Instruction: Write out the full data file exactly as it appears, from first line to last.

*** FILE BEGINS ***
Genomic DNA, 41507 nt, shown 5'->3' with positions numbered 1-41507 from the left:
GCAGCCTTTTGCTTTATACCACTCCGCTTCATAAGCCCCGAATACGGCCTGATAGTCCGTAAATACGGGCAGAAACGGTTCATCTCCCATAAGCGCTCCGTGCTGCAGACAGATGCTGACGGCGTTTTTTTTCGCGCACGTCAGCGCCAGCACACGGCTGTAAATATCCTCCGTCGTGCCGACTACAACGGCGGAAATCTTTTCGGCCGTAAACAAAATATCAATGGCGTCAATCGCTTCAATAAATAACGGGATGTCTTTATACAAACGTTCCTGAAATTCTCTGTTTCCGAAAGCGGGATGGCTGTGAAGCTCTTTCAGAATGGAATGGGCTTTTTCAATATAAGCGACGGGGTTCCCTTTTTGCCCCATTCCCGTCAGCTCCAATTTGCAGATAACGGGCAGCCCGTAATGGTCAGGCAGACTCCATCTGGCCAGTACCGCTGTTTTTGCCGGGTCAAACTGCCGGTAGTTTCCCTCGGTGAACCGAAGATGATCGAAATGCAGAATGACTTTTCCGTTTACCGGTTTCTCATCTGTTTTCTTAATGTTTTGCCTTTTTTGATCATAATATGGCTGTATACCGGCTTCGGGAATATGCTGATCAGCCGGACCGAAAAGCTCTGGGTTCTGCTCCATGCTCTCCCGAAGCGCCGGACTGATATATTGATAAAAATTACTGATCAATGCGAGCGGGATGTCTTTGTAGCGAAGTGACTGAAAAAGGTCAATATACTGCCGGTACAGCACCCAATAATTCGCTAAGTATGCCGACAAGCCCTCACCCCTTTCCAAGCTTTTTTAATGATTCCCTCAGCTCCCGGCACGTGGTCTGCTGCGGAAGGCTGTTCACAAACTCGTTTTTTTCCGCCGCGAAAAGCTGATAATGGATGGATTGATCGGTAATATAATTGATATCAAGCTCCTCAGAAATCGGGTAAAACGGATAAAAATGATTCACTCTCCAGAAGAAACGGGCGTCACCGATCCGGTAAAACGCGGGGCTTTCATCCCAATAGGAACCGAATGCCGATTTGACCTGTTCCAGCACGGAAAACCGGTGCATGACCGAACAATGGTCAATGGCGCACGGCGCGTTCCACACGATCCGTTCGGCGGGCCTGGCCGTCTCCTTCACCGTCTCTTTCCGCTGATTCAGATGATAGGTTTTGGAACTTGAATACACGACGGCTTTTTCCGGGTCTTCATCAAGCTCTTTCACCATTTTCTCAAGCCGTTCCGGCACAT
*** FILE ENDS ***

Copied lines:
Genomic DNA, 41507 nt, shown 5'->3' with positions numbered 1-41507 from the left:
GCAGCCTTTTGCTTTATACCACTCCGCTTCATAAGCCCCGAATACGGCCTGATAGTCCGTAAATACGGGCAGAAACGGTTCATCTCCCATAAGCGCTCCGTGCTGCAGACAGATGCTGACGGCGTTTTTTTTCGCGCACGTCAGCGCCAGCACACGGCTGTAAATATCCTCCGTCGTGCCGACTACAACGGCGGAAATCTTTTCGGCCGTAAACAAAATATCAATGGCGTCAATCGCTTCAATAAATAACGGGATGTCTTTATACAAACGTTCCTGAAATTCTCTGTTTCCGAAAGCGGGATGGCTGTGAAGCTCTTTCAGAATGGAATGGGCTTTTTCAATATAAGCGACGGGGTTCCCTTTTTGCCCCATTCCCGTCAGCTCCAATTTGCAGATAACGGGCAGCCCGTAATGGTCAGGCAGACTCCATCTGGCCAGTACCGCTGTTTTTGCCGGGTCAAACTGCCGGTAGTTTCCCTCGGTGAACCGAAGATGATCGAAATGCAGAATGACTTTTCCGTTTACCGGTTTCTCATCTGTTTTCTTAATGTTTTGCCTTTTTTGATCATAATATGGCTGTATACCGGCTTCGGGAATATGCTGATCAGCCGGACCGAAAAGCTCTGGGTTCTGCTCCATGCTCTCCCGAAGCGCCGGACTGATATATTGATAAAAATTACTGATCAATGCGAGCGGGATGTCTTTGTAGCGAAGTGACTGAAAAAGGTCAATATACTGCCGGTACAGCACCCAATAATTCGCTAAGTATGCCGACAAGCCCTCACCCCTTTCCAAGCTTTTTTAATGATTCCCTCAGCTCCCGGCACGTGGTCTGCTGCGGAAGGCTGTTCACAAACTCGTTTTTTTCCGCCGCGAAAAGCTGATAATGGATGGATTGATCGGTAATATAATTGATATCAAGCTCCTCAGAAATCGGGTAAAACGGATAAAAATGATTCACTCTCCAGAAGAAACGGGCGTCACCGATCCGGTAAAACGCGGGGCTTTCATCCCAATAGGAACCGAATGCCGATTTGACCTGTTCCAGCACGGAAAACCGGTGCATGACCGAACAATGGTCAATGGCGCACGGCGCGTTCCACACGATCCGTTCGGCGGGCCTGGCCGTCTCCTTCACCGTCTCTTTCCGCTGATTCAGATGATAGGTTTTGGAACTTGAATACACGACGGCTTTTTCCGGGTCTTCATCAAGCTCTTTCACCATTTTCTCAAGCCGTTCCGGCACAT